It has metallic properties, with stripes of the network 21 atoms wide behaving like a metal while, according to Aalto University in Finland, while graphene is a Semiconductor at this size.
“These stripes could be used as conducting wires in future carbon-based electronic devices,” said professor Michael Gottfried of the University of Marburg, which worked with Aalto. “This novel carbon network may also serve as a superior anode material in lithium-ion batteries, with a larger lithium storage capacity compared to that of the current graphene-based materials.”
The material was grown on an extremely smooth gold surface using on-surface interpolymer de-hydrofluorination, also known as ‘HF-zipping’, and its conductive nature was revealed by scanning probe microscope.
Molecules first form as chains of linked hexagons, and a subsequent reaction connects these chains together to form the squares and octagons, according to Aalto. The chains are chiral (exist in two mirroring types) and only chains of the same type aggregate on the gold surface, forming well-ordered assemblies before they connect. Had both mirrored types aggregated, the reaction would have led to graphene.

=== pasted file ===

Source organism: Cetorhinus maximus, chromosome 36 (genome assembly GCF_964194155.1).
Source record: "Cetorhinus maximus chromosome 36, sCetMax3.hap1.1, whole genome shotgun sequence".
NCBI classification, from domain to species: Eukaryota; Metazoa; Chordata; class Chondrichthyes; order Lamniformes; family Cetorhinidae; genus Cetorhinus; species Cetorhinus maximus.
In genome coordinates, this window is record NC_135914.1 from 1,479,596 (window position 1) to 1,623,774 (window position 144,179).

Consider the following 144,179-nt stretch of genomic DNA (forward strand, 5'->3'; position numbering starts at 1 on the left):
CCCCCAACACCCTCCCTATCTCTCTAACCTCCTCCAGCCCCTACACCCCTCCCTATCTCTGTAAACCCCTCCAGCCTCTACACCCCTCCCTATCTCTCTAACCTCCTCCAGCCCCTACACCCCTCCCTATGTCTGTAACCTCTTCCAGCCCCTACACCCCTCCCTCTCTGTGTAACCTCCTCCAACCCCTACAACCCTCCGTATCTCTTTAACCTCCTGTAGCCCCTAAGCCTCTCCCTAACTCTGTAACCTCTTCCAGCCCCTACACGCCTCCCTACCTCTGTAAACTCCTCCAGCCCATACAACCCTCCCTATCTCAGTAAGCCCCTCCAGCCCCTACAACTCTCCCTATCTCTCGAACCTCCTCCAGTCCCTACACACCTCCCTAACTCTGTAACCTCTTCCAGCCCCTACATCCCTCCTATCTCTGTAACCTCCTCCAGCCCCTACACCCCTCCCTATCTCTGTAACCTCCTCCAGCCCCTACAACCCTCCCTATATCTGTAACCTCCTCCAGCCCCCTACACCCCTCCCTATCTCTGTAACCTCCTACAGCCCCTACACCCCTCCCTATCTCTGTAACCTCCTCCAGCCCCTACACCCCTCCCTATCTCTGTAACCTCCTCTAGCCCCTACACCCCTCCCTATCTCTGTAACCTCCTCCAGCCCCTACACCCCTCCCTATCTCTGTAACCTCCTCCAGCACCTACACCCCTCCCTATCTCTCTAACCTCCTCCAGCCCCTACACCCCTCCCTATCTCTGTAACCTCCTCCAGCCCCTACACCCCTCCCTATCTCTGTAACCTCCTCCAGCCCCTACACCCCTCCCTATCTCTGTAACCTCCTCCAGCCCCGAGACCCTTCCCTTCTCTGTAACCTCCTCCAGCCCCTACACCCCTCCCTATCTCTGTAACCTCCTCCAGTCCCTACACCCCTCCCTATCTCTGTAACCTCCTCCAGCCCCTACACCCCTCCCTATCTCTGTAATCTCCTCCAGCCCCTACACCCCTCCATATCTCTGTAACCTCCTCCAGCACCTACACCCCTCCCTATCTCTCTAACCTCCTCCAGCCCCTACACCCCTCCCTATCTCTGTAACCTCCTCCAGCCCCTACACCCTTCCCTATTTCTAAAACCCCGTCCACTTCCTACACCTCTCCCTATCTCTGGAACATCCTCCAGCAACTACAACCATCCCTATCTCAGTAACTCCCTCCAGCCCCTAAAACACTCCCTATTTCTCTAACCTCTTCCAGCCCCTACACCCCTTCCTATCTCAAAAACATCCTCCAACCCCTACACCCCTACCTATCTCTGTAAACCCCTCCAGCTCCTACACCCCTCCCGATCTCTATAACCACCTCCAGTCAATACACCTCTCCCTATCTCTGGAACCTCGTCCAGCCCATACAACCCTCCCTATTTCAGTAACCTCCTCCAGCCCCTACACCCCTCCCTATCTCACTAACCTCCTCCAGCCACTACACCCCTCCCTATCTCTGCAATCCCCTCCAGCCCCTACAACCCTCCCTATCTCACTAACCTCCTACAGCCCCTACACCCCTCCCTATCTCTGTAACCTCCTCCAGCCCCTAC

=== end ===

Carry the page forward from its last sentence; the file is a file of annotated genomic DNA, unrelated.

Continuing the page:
“The new idea is to use molecular precursors that are tweaked to yield biphenylene instead of graphene”, said Linghao Yan of Aalto University.
The next steps are to produce larger sheets of biphenylene to better understand it properties, and to use the new synthesis method to create other novel carbon networks – graphenylene is another flat carbon network that is exciting anode researchers.
The work is described in the Science paper ‘Biphenylene network: A nonbenzenoid carbon allotrope‘ – abstract available without payment.
Bottom: scanning probe microscopy view of synthesised biphenylene
Top: artists impression of the structure